In 2008, a paper was published which said that for most people, practising BDSM could accurately be thought of as a hobby, making it sound as wholesome as knitting or Zumba – just an innocent way to pass the time. However, when I ask around and speak to women on the kink scene, I find that they consider it to be a far more fundamental component of both their identity and their wellbeing.
Dr Gloria Brame is a clinical sexologist, sex therapist and author. “For some people BDSM is a hobby. I think it’s a weird hobby, but okay,” she tells me. “For me, BDSM is a legitimate sexual identity, like being gay. It isn’t about the spanking and the whipping and the chains. I would be a kinky person without any of that. I’d still want to be in charge. It’s who I am.”
“It helps me so much,” Alice explains. “BDSM forces me to question my role as a disabled woman, to question the expectations I have for myself and the expectations society has for me. Vulnerability is not a weakness. I understand that now. I feel empowered through vulnerability.”
Eevi* is a 24-year-old woman who talks enthusiastically and expressively about BDSM, despite describing herself as a newbie. “I’ve always been a high energy, nervous person. I got into a lot of trouble at school, for not being able to focus, for lashing out. I had anger management issues and was diagnosed with ADHD,” she tells me. “As a teenager, I spiralled, I developed anorexia. Looking back, I think it was a way for me to reclaim control. BDSM is a way for me to reclaim that control in a healthier way. It allows me the possibility of healing from bad experiences, including the rape I endured when I was 18. I’ve known I was sexually submissive from a young age but after I was raped, it took on a deeper meaning.”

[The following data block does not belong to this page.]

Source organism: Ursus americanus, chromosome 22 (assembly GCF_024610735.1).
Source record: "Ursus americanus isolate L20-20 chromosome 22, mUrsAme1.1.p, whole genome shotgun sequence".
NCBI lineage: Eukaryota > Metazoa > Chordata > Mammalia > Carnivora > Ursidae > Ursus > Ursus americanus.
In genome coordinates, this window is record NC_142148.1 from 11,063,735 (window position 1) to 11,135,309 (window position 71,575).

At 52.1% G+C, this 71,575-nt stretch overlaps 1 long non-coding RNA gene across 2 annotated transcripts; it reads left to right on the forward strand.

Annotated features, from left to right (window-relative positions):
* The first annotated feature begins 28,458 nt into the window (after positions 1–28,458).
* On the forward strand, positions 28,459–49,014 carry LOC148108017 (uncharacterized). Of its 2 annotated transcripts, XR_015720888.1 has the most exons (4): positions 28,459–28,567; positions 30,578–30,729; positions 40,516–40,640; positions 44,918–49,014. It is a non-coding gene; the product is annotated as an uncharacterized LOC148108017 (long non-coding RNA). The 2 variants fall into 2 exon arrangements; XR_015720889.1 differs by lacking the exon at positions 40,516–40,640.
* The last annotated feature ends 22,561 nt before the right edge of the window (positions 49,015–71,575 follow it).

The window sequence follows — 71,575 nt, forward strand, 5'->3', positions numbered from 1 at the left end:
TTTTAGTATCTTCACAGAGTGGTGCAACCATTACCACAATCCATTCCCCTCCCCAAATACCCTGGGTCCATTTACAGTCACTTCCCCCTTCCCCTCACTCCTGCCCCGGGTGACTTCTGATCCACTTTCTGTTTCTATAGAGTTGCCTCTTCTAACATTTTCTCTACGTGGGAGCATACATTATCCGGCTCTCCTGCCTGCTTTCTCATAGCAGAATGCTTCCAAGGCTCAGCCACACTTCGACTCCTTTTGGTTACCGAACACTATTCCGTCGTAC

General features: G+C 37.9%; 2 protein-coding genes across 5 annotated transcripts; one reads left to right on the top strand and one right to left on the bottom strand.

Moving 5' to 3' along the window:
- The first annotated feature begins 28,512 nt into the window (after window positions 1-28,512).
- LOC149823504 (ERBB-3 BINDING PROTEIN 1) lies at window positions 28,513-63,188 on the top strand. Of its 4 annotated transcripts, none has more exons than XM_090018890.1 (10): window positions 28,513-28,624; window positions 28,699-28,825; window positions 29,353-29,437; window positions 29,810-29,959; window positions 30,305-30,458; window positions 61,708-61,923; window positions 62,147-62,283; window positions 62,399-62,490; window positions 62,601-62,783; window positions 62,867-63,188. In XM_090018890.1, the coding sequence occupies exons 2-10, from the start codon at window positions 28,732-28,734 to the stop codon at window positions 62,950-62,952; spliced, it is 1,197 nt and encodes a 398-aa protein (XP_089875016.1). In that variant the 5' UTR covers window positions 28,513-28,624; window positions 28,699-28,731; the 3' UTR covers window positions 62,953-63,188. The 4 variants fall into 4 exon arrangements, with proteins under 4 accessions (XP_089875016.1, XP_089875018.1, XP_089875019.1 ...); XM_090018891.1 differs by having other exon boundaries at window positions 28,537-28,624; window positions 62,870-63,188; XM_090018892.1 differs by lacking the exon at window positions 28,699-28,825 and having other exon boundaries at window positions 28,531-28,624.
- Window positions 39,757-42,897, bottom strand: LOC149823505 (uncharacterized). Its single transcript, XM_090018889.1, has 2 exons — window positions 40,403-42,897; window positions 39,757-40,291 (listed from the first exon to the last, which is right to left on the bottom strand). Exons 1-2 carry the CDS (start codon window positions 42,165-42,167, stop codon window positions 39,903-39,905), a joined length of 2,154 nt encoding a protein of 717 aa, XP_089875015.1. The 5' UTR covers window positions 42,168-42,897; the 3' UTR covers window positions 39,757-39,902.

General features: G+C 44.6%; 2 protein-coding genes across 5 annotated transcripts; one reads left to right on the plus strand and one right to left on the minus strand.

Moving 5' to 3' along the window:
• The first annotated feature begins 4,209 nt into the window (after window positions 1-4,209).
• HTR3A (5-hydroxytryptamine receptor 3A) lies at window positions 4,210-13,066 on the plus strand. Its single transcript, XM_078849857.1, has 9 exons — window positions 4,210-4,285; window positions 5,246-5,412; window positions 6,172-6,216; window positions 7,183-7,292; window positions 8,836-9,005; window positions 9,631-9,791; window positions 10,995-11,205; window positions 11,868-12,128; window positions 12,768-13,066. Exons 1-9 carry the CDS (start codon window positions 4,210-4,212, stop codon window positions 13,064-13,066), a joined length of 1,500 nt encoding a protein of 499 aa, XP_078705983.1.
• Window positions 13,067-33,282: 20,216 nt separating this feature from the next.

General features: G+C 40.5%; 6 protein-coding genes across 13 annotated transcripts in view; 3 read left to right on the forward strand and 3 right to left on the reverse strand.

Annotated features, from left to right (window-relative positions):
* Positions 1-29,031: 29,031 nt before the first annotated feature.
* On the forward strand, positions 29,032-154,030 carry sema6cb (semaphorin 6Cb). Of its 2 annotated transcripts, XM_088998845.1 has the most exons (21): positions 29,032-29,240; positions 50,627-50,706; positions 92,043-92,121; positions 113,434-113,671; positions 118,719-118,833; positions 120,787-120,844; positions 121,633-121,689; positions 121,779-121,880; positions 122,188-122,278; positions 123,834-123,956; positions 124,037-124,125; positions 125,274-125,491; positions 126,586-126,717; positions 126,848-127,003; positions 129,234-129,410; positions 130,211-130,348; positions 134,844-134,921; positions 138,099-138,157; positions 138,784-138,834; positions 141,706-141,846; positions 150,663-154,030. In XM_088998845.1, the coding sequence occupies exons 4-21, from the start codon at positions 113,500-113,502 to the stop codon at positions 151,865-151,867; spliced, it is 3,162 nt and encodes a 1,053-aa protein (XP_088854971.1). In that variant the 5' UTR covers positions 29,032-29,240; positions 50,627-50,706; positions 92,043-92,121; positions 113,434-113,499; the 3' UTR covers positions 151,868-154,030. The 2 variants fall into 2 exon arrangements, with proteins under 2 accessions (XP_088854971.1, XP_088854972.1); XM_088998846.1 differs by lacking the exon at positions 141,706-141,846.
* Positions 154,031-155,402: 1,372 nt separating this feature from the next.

“Of course, BDSM is just one of the ways I look after my mental health,” Eevi adds. “I don’t think it should be the only form of self-care, or considered as a replacement to therapy, but it definitely offers a lot of potential to process issues in a constructive way.”
Lucy*, 36, is a psychology student whose own mental health journey has been tumultuous to say the least. In her early 20s she suffered with bad anxiety, panic attacks and agoraphobia. “I stopped eating and started to waste away,” she explains. “I became addicted to [the benzodiazepine] lorazepam. Everything was just completely fucked up. I had to go into an addiction centre. After I was discharged, I was diagnosed with borderline personality disorder.”